Fig. 1 (a) An illustration of the measurement concept. (b) Reflection efficiencies of excitation light as a function of conical angles θ and φ. The circle defines the illumination angles through a 0.45 NA objective. (c) The close up of the resonance waveguide grating (RWG) shows the structure parameters within a single period d. The gap distance hg defines the channel width between the surface enhanced Raman scattering (SERS) substrate and the RWG. The RWG profile itself is defined by the polymer modulation depth hm, the high index layer thickness ht and the fill factor ff.

The device parameters were designed by the electromagnetically fully rigorous Fourier-Modal Method (FMM) and an S-matrix algorithm [28

28. H. Kim, J. Park, and B. Lee, Fourier Modal Method and Its Applications in Computational Nanophotonics (Tailor & Francis Group, 2012).

]. The handling of the conical illumination is based on the approach successfully applied in the reference [15

15. T. Nuutinen, P. Karvinen, J. Rahomäki, and P. Vahimaa, “Resonant waveguide grating (rwg): Overcoming the problem of angular sensitivity by conical, broad-band illumination for fluorescent measurements.” Anal. Method . 5, 281–284 (2013) [CrossRef] .

]. The basis of the structure design is to capture the excitation light inside the horizontal slot between the RWG and the SERS substrate. The optimal design was defined by searching the parameters that provided the condition where minimum reflection occurs as is seen in Fig. 1(b). This optimization was carried out by using the Nelder-Mead optimization algorithm. This was taken as a starting point for the further optimization process where the maximum electromagnetic field intensity inside the slot area was the target. Figure 1(b) shows the reflection efficiency for a conical illumination where θ and φ are the conical angles. The circle represents an angular view through a 0.45 NA objective.

As the rigorous modeling of an electromagnetic field behavior for a reduced silver substrate is rather complex due to variations in shape and size of the functional particles, a simpler approach was chosen to model the functionality. At first, only a planar 50 nm thick Ag film on an SiO2 substrate was assumed to be the underlying layer. The simulations were carried out for the excitation wavelength of 514 nm with the TM polarization and the excitation was assumed to be in the plane wave form. Figure 2 shows the calculated time average electric energy densities inside the system. The optimum incident angle θ is around nine degrees (φ = 0), the optimized gap distance is 50 nm, and (a) only the RWG is set above the SiO2 substrate, (b) only the planar Ag-film appears on the SiO2 substrate, and (c) the complete slot channel is formed by the RWG and the planar Ag-film. The borders of the structures are highlighted with white solid lines. The electric energy densities along the dashed white lines in Figs. 2(a)–2(c) are plotted in Fig. 2(d), which clearly shows the remarkably increased intensity within the gap region for the stack configuration. The scaling ratio ω/ω0 gives the electric energy density ω relative to the maximum of the incident (z ¡ 0) field ω0.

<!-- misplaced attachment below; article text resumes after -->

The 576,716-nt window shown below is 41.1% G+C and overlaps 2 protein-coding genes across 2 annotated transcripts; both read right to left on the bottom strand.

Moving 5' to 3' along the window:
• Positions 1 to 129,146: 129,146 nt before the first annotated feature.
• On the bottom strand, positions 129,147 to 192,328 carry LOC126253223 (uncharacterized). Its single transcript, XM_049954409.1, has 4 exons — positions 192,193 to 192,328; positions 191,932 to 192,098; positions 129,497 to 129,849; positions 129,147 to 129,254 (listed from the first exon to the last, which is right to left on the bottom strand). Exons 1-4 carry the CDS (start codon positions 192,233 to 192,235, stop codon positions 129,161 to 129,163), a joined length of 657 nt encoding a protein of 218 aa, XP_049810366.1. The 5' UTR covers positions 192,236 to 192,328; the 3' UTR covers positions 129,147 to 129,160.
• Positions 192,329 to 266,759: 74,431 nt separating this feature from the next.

Fig. 2 The calculated time average electric energy densities; (a) The RWG on a SiO2 substrate, (b) the planar Ag-film only on a SiO2 substrate, and (c) the combined RWG-Ag-slot channel. Dashed lines are plotted in (d), black corresponding to (a), red to (b), and blue to (c). The scaling ratio ω/ω0 gives the electric energy density ω relative to the maximum of the incident field ω0.

Fig. 3 The time average electric energy densities after the silver film modulation; (a) the featured silver film and (b) the combined RWG-Ag-slot. The mode shape along the z-axis are plotted at x = 130 nm (dashed lines) and x = 177 nm (solid lines), respectively in (c) and (d). The scaling ratio ω/ω0 gives the electric energy density ω relative to the maximum of the incident field ω0.

The two main benefits of the proposed structure are as follows. Firstly, the plasmon field is enhanced at the spots where it appears also without the RWG and, secondly, the field enhancement takes place over the gap volume. The latter will drastically enhance the excitation of molecules that are not critically located in the plasmon mode hotspots. Even though the enhancement is not as high as it is in the immediate presence of Ag modulation, still up to about 60-fold, the enhancement mode volume is remarkably larger than in the case when only the silver SERS substrate is used.